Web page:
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Temperature effects on torque and bottle opening

This original research from an SJSU graduate student looks at the effect of temperature on the removal torque of PP and HDPE closures.

Pw 11595 2 Nl Pi Sjsu Torque

The following material is drawn from a thesis, Effect of Temperature on Removal Torque of Discontinuous-Thread Plastic Closures, researched and written by San Jose State University graduate student Michael Borchers under the guidance of adjunct professor Albert Elboudwarej, Ph.D.


Having the correct application torque for a plastic bottle cap is very important. Over time, some of the initial torque will be lost, as the bottle and cap both slightly deform to fit each other better. Exposure to different temperature conditions can cause the bottle and cap to relax still further. If the cap is too easy to remove, it could mean that the seal was not tight enough, and product damage may result. Of course, a bottle that is too difficult to open is also undesirable. After packaging, it can be some time before the product reaches the end user, and the product might experience great variations in temperature during distribution.

So, how much torque loss will occur due to these conditions?

Test materials

The bottles used in this experiment were 50-mL capacity, made of high-density polyethylene (HDPE), with a finish of 28 mm diameter, and a one-third-turn discontinuous thread. The caps were sealed using a linerless seal. Half of the closures used were polypropylene (PP) caps, as are typically used in pharmaceutical applications. The remaining closures were HDPE caps, which are gaining in popularity.


Empty bottles were secured, one at a time, into a digital torque meter. Caps were applied manually, and tightened to an application torque of 12 in-lb. Capped bottles were then divided into four groups and subjected to different temperature conditions. The “Ambient” group was exposed to standard conditioning temperature of 23°C (73°F). The “Cold” group was placed in a freezer at -18°C (0°F), and the “Hot” group was exposed to 60°C (140°F). Finally, there was a “Mix” group, where bottles were placed in a chamber that cycled between these high and low temperatures.

One complete cycle—from hot to cold, then back to hot—took approximately 12 hours. The goal of the “Mix” environment was to determine whether this combination of heat and cold would have a greater effect on removal torque than a single temperature extreme. Samples were left in these temperature conditions for time intervals ranging from 3 to 28 days. The caps were then removed manually, and percent torque loss (%R) was calculated.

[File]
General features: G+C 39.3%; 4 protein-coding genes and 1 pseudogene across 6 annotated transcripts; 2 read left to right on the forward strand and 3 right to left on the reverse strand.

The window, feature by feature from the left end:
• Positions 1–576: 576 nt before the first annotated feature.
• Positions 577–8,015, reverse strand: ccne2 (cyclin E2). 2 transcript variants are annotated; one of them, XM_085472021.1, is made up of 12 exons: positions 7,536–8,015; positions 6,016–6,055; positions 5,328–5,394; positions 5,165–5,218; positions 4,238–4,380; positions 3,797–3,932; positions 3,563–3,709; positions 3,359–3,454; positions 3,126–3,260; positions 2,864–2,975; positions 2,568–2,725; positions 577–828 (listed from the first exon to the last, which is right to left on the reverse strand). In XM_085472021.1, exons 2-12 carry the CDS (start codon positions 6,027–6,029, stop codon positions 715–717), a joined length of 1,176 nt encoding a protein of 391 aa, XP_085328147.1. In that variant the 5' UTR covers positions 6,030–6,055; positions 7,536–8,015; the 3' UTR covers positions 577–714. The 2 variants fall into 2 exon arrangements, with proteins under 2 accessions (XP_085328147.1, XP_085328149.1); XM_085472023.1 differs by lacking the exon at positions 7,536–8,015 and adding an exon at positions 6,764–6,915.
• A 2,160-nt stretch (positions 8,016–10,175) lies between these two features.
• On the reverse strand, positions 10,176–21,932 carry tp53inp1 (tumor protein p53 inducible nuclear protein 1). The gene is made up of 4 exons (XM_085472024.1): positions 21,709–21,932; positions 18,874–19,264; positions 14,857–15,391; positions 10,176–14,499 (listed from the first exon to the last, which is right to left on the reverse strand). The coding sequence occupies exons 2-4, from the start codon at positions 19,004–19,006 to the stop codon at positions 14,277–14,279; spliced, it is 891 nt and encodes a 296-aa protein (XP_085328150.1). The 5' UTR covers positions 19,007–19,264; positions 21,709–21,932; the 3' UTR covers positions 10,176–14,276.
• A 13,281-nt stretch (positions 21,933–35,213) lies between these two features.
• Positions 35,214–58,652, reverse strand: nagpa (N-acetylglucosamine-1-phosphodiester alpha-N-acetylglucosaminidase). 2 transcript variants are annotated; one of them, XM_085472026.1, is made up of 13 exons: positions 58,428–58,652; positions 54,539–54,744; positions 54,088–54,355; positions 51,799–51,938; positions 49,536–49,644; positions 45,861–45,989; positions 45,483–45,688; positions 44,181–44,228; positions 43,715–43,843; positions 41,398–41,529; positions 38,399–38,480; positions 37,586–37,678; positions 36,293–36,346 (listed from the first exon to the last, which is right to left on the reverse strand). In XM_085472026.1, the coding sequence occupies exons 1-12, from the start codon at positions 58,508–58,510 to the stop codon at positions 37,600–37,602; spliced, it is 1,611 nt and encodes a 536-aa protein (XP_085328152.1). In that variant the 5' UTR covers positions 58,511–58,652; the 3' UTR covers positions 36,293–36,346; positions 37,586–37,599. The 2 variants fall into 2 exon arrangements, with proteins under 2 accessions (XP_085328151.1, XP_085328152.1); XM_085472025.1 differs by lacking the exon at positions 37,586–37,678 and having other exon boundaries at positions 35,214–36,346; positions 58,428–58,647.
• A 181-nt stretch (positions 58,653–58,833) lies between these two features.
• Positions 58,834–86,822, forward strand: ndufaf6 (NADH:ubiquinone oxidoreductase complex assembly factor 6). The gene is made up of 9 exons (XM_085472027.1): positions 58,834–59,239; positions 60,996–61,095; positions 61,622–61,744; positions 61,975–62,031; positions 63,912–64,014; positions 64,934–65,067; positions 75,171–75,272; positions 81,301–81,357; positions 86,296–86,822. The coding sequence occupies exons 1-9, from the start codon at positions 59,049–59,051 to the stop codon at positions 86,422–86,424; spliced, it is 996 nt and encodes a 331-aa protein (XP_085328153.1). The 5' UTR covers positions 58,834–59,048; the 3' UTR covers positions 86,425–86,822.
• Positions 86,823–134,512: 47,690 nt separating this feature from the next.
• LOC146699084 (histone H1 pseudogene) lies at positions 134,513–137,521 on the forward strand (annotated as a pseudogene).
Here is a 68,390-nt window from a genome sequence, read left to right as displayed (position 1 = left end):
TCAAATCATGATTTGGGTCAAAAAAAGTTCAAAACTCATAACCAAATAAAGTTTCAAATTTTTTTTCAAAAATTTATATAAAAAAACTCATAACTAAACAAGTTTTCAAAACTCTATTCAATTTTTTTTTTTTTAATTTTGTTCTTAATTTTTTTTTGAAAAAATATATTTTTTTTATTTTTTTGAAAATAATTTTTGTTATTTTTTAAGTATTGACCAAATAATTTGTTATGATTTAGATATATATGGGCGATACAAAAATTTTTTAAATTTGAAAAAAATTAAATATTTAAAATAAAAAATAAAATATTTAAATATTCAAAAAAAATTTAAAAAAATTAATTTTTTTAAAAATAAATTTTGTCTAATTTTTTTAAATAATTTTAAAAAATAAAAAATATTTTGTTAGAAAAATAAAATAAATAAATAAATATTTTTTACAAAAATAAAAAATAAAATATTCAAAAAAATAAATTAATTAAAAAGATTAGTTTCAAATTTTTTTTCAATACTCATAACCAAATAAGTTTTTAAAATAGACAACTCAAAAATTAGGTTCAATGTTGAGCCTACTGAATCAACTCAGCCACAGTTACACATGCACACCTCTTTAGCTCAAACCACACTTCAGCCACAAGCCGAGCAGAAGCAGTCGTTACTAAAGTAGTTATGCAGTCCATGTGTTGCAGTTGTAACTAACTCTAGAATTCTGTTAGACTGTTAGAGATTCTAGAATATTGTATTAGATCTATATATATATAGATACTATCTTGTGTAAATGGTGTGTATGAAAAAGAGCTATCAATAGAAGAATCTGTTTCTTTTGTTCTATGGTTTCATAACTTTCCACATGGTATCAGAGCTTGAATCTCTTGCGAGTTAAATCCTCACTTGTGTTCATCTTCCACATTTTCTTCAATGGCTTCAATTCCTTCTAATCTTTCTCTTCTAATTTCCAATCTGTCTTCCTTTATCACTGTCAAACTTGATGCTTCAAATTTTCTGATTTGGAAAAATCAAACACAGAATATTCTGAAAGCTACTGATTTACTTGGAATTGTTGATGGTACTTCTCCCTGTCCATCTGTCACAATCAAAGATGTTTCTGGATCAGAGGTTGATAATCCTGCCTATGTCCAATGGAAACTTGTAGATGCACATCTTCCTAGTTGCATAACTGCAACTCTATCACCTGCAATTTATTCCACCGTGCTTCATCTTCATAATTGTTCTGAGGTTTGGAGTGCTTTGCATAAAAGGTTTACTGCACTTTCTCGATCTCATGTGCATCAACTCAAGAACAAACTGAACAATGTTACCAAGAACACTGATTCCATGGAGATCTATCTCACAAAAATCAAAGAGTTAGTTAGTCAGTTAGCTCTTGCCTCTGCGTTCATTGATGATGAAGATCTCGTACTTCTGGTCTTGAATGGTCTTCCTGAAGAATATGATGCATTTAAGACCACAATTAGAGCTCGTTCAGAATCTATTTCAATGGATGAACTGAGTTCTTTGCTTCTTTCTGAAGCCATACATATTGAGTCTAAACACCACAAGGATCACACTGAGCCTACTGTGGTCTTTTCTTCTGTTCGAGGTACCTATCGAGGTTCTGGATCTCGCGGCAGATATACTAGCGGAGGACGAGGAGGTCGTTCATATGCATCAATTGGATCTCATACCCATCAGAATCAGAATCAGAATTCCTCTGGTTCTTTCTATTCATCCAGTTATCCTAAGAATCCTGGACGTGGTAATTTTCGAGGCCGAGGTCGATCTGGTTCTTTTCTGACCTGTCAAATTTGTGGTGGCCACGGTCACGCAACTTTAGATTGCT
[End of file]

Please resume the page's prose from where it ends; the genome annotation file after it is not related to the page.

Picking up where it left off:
Within any specific group—say, bottles with HDPE caps in the “Hot” group—percent torque loss changed very little over the observed time interval. This lack of variation made it possible to combine the data from all time intervals, and examine differences in removal torque caused solely by different temperatures.

The accompanying graph (see image) reveals several factors. First, it’s apparent that torque loss was higher for PP caps than for HDPE caps for all groups. In other words, the PP caps were easier to remove, which was also noticeable during testing. This is not surprising: PP caps are often used on HDPE bottles, in part because they can form a good seal, yet still allow for easy cap removal.

When comparing different temperature groups, it is immediately apparent that temperature had a significant effect on torque loss. All samples experienced a reduction of torque loss when placed in a low temperature environment, while high temperature exposure caused an increase in %R. HDPE caps in the “Cold” group had an average of 9.2% less torque loss than ambient, and for PP caps, the difference was more than 19%. In the “Hot” group, torque loss increased 8% for HDPE caps, and nearly 22% for PP caps. It is interesting to note that samples in the “Mix” environment had nearly identical torque loss to those in the “Hot” group. This suggests that the relaxing effect of high temperature exposure is much more significant than the effect of low temperature exposure.


Clearly, temperature has a significant effect on removal torque. Samples exposed to low temperatures had less torque loss than ambient samples, possibly due to a hardening of both plastics that created more interlocking at a molecular level—in simple terms, the bottles and caps were “frozen” to each other. On the other hand, samples exposed to high temperatures experienced more torque loss than ambient samples, especially for bottles with PP caps. The low/high mix environment had the same effect on removal torque as the high temperature environment.

Having the correct application torque—and subsequent removal torque—for a bottle cap is an important packaging consideration. To date, however, few experiments have been conducted using these types of bottles and caps. The data gathered in this experiment is significant, because it can provide a better understanding of torque loss during prolonged exposure to high and low temperature extremes. These results can, in turn, be used to help make certain predictions about package performance in real-world distribution cycles, and to facilitate future experiments.

The full text of this article has been published in TEST Engineering & Management magazine, June/July 2005, copyright 2005, The Mattingly Publishing Co., Inc.

For a direct link to TEST's PDF format article, click here.

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